Is there a way to know reasonable amount of propane???
OK, I'll probably win the award for dumb question on this one but I'll ask anyway. Please don't kill me for it. I have a 90% dual stage variable furnace. We have propane heat and live in a 3,000 sq foot 10 year old home in the Philadelphia area. My gas bills get high in the winter but I have no way of knowing if it's due to the propane prices or whether for some reason I am burning more than I should be. But I do know how much I burn so I thought I'd throw it out there in case anyone knows if these are reasonable numbers.
In a really cold month by our standards (20-30 degrees), I'll burn about 6 gallons a day. In a month where it's more seasonable (30-40) I'll burn about 4.5 gallons a day.
Again, probably too many variables for someone to venture a guess but I thought I'd ask.
You have to factor in length of hot showers, baths, cooking with oven, drying clothes, when cold outside all these things take longer to heat up and faster to cool down. Most of your usage comes from your furnace however.
It's not if your doing it right it's whether your doing the right thing that is important.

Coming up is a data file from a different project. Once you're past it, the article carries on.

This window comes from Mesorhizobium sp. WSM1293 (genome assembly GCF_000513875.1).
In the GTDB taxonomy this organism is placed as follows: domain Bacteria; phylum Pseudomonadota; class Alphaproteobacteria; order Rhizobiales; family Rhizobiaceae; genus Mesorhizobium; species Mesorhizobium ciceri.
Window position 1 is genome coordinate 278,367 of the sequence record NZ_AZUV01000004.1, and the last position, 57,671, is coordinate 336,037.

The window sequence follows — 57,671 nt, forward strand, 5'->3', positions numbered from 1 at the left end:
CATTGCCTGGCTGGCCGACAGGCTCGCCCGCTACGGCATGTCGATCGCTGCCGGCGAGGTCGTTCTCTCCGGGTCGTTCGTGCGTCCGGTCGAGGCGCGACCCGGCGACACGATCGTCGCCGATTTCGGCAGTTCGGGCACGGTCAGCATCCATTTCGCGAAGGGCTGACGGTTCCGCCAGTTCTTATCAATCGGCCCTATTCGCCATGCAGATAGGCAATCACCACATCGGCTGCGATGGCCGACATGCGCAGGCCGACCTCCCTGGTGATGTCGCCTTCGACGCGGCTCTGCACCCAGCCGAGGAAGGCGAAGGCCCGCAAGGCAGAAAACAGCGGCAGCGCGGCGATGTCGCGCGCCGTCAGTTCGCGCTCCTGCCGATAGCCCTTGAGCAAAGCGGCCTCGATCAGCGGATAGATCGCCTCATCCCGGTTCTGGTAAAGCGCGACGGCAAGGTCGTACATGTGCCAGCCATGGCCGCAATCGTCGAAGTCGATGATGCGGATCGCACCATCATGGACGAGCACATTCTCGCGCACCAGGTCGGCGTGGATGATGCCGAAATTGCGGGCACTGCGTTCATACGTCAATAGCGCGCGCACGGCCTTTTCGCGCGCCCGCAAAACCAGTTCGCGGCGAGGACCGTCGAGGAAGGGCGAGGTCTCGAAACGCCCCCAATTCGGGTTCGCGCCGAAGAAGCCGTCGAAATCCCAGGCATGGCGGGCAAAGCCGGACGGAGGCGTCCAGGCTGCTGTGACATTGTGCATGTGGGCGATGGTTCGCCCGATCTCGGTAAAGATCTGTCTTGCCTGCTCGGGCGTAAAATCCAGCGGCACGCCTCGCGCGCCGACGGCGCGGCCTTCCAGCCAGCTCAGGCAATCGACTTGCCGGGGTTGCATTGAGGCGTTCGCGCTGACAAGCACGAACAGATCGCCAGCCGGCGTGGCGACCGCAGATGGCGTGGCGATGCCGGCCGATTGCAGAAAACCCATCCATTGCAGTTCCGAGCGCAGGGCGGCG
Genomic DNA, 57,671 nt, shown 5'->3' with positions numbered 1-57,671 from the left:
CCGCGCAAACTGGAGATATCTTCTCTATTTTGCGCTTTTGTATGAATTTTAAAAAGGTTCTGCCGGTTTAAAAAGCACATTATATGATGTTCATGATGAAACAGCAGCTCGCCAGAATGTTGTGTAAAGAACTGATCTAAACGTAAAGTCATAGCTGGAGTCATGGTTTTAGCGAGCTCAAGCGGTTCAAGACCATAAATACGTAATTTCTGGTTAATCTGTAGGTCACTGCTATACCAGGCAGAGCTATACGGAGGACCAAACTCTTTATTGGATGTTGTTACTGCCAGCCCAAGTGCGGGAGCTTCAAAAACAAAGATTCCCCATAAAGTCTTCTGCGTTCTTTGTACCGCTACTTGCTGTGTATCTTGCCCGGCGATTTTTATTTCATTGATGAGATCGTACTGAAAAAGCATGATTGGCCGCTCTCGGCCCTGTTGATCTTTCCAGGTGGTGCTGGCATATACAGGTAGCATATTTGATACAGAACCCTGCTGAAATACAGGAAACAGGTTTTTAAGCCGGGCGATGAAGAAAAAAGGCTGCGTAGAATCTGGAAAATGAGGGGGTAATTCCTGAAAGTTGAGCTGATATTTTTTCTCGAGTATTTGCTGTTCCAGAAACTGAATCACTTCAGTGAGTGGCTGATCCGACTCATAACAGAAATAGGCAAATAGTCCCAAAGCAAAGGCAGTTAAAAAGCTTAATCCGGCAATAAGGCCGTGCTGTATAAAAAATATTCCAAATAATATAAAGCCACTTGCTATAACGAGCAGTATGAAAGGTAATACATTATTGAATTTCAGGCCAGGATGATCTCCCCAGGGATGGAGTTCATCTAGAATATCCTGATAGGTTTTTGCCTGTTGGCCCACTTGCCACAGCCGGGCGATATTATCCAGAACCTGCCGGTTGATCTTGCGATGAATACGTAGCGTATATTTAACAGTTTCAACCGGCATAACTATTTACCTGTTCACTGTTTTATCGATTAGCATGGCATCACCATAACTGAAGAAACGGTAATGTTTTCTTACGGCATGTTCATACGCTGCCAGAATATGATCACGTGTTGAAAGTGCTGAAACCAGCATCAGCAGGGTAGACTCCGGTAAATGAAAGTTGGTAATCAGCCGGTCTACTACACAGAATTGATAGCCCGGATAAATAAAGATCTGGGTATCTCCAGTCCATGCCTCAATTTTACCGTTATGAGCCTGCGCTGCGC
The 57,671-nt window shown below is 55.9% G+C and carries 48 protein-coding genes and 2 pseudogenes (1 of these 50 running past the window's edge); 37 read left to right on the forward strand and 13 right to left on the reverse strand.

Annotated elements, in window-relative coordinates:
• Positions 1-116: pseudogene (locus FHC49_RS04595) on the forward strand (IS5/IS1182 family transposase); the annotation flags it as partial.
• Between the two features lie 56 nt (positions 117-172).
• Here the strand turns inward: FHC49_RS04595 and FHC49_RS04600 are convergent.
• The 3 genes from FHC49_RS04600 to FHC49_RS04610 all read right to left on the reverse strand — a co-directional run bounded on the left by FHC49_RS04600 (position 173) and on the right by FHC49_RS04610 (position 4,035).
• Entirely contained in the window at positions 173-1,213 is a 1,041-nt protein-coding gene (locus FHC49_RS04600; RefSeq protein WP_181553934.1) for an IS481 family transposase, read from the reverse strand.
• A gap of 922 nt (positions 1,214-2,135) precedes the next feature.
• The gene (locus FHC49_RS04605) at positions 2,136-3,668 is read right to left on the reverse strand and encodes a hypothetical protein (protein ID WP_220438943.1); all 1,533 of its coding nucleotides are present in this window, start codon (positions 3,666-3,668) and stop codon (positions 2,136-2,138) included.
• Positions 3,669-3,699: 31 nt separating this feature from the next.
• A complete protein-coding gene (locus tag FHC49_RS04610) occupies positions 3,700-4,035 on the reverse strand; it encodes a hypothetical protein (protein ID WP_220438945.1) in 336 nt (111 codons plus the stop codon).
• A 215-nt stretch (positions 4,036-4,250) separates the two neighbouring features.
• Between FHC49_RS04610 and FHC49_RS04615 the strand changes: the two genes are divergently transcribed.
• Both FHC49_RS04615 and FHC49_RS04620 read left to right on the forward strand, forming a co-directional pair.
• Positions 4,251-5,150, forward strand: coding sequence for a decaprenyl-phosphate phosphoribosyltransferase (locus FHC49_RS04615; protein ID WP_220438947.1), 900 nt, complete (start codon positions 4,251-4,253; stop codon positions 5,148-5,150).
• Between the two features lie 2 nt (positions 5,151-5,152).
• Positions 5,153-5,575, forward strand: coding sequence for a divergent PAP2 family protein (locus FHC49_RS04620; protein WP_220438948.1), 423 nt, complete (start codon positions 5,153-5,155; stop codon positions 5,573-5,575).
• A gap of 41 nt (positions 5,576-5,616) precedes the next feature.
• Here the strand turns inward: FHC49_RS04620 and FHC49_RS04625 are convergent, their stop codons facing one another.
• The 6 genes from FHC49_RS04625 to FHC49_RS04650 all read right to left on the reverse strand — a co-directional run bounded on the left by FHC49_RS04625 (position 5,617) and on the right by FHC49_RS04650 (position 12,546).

If the furnace is properly sized, a complete combustion analysis shows the burner is firing properly, and staging properly, then basically everthing is fine.
In our area (philly), its been about 20% colder then last year, and 10% warmer from 2 years ago. Also propane prices are up.
Also, how much did you buy? How do you get it delivered? Does your company delivery automatically? Give them a call, if they're tracking your usage by a Degree Day System, or equivalent, they should be able to give you a usage summary.
And check for leaks around the outside tank.
And, it's not a dumb question.
And the Flyers are playing horribly......grrrr
Flyers do stink!
Originally Posted by STEVEusaPA
Yes to many of your questions (auto delivery, etc). I just don't trust the propane company to tell me "sure your usage seems normal". I'm sure they'd love for me to be using more than normal
In colder weather (if only furnace uses propane) you're losing about 25,000 BTU/Hr and if mild it looks like @18750 BTU/Hr. About normal lose sounds like to me. Propane prices are generally the problem, not the actual usage itself. We have a few complaints when we explain the new furnace will save them 30% of their fuel and then the fuel costs go up by 40%. But what would it cost if they had not replaced the old furnace??? A BUNCH MORE!
When you are using +90% furnaces, you're getting nearly all the heat into the home (unless ductwork is in an unconditioned area), so actual fuel costs are the variable from winter to winter.
Thanks for the peace of mind. I don't know if I even bothered to mention we keep the house at 68. But yes prices vary GREATLY. In the past 5 years I've paid anywhere from $1.99 to $3.19 / gallon (and not necessarily in ascending order with some years being less than the prior). If I had my choice it would not be my ideal source but that's what we have....